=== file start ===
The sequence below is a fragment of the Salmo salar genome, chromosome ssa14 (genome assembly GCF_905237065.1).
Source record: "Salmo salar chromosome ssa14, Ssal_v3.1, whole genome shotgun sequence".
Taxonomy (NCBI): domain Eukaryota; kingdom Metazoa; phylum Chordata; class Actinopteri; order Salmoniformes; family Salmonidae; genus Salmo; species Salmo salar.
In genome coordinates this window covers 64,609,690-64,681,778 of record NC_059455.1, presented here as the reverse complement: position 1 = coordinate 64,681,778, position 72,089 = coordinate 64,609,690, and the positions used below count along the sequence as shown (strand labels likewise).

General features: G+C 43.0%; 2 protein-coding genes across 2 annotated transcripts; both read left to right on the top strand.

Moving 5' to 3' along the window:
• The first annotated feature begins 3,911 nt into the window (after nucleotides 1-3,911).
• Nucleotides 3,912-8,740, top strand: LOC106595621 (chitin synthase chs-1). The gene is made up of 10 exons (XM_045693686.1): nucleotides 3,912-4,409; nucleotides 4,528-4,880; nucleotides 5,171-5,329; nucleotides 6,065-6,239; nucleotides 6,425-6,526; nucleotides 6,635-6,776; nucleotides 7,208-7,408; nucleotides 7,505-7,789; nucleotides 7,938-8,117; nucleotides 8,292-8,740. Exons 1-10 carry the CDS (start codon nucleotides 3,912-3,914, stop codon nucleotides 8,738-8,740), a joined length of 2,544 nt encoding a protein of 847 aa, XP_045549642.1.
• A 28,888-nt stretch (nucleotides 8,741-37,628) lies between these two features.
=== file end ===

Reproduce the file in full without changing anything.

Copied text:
The sequence below is a fragment of the Salmo salar genome, chromosome ssa14 (genome assembly GCF_905237065.1).
Source record: "Salmo salar chromosome ssa14, Ssal_v3.1, whole genome shotgun sequence".
Taxonomy (NCBI): domain Eukaryota; kingdom Metazoa; phylum Chordata; class Actinopteri; order Salmoniformes; family Salmonidae; genus Salmo; species Salmo salar.
In genome coordinates this window covers 64,609,690-64,681,778 of record NC_059455.1, presented here as the reverse complement: position 1 = coordinate 64,681,778, position 72,089 = coordinate 64,609,690, and the positions used below count along the sequence as shown (strand labels likewise).

General features: G+C 43.0%; 2 protein-coding genes across 2 annotated transcripts; both read left to right on the top strand.

Moving 5' to 3' along the window:
• The first annotated feature begins 3,911 nt into the window (after nucleotides 1-3,911).
• Nucleotides 3,912-8,740, top strand: LOC106595621 (chitin synthase chs-1). The gene is made up of 10 exons (XM_045693686.1): nucleotides 3,912-4,409; nucleotides 4,528-4,880; nucleotides 5,171-5,329; nucleotides 6,065-6,239; nucleotides 6,425-6,526; nucleotides 6,635-6,776; nucleotides 7,208-7,408; nucleotides 7,505-7,789; nucleotides 7,938-8,117; nucleotides 8,292-8,740. Exons 1-10 carry the CDS (start codon nucleotides 3,912-3,914, stop codon nucleotides 8,738-8,740), a joined length of 2,544 nt encoding a protein of 847 aa, XP_045549642.1.
• A 28,888-nt stretch (nucleotides 8,741-37,628) lies between these two features.